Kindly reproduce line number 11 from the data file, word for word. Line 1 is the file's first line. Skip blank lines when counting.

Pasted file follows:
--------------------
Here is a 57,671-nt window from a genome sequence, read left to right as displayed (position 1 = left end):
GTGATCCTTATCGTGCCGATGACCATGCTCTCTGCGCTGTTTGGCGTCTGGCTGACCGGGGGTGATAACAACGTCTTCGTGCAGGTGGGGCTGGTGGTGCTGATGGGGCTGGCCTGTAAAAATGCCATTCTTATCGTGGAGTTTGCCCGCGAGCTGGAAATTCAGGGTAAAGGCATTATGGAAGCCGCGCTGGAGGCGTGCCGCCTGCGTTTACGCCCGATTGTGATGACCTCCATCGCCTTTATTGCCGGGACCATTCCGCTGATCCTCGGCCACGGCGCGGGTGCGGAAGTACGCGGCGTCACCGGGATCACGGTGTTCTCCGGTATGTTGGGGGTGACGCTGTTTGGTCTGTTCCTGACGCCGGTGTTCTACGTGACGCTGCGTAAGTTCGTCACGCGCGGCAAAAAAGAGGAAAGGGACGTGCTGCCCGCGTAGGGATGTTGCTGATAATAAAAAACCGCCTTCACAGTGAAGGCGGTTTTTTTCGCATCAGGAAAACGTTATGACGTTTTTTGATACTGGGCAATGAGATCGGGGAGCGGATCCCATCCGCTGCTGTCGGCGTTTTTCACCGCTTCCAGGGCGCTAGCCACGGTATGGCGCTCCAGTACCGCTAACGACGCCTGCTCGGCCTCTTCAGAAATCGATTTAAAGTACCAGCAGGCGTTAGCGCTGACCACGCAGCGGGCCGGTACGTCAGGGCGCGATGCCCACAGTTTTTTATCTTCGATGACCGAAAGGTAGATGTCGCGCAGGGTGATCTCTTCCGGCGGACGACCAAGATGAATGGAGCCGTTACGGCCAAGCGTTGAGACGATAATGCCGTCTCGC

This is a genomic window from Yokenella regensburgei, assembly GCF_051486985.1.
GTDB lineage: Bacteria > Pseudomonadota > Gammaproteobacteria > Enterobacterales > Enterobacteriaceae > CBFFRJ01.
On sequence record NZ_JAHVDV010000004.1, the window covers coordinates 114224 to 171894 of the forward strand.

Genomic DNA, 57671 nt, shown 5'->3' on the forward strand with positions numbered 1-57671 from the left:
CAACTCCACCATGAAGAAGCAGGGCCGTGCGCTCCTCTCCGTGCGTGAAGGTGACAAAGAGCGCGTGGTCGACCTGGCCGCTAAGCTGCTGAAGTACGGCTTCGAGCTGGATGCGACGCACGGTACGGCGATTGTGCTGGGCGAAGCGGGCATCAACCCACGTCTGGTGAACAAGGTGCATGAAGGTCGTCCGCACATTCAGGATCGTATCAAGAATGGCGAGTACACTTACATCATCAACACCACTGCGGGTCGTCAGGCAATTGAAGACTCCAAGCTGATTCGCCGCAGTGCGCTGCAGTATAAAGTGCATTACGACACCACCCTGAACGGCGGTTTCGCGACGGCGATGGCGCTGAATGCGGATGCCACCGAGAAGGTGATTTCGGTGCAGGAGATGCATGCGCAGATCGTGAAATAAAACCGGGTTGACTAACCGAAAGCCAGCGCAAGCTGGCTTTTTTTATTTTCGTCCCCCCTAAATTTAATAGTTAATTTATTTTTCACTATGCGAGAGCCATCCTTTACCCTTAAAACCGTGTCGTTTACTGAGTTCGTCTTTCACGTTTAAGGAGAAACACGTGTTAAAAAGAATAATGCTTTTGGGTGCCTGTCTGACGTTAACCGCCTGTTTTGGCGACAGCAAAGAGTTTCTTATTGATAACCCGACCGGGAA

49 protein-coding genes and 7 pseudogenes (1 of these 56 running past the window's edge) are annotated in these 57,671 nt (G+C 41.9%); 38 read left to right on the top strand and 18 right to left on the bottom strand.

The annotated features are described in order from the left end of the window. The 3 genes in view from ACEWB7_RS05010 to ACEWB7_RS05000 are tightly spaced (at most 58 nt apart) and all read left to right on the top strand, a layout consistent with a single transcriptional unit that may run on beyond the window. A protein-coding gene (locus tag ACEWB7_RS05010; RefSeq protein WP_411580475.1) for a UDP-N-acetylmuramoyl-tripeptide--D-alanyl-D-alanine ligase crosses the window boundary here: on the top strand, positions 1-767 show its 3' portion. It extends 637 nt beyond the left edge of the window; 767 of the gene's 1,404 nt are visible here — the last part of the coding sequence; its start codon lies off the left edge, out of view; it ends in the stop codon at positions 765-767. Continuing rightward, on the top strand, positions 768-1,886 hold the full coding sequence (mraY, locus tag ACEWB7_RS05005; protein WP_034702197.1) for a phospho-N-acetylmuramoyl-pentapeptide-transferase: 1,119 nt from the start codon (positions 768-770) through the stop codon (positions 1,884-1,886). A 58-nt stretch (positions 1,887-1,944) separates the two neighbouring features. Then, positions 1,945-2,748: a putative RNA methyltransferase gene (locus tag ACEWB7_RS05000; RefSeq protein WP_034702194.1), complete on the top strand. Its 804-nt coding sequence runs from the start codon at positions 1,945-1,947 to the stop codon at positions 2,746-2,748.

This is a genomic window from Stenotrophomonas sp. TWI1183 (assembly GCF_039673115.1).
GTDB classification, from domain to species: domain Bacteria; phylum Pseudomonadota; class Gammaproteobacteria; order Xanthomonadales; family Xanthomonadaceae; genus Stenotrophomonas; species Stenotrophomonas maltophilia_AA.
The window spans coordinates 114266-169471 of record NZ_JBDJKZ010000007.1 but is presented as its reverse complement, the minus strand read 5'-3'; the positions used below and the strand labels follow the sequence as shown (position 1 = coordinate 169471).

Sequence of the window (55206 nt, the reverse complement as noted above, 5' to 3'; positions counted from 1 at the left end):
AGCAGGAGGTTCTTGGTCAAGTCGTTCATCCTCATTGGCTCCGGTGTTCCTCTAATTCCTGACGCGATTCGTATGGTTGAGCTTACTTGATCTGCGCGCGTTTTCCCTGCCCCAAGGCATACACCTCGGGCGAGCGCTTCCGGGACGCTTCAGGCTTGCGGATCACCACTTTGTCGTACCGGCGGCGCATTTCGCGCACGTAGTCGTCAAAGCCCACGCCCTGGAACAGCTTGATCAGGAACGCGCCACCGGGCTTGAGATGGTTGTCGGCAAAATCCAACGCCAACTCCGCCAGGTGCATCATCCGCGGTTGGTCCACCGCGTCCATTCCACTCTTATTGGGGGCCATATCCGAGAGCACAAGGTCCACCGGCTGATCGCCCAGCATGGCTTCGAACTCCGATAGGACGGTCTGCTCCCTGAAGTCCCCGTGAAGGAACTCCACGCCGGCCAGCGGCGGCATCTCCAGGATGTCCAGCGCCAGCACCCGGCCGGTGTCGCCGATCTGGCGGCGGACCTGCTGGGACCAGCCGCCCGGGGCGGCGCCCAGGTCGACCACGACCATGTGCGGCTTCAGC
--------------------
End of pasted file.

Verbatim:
GTDB classification, from domain to species: domain Bacteria; phylum Pseudomonadota; class Gammaproteobacteria; order Xanthomonadales; family Xanthomonadaceae; genus Stenotrophomonas; species Stenotrophomonas maltophilia_AA.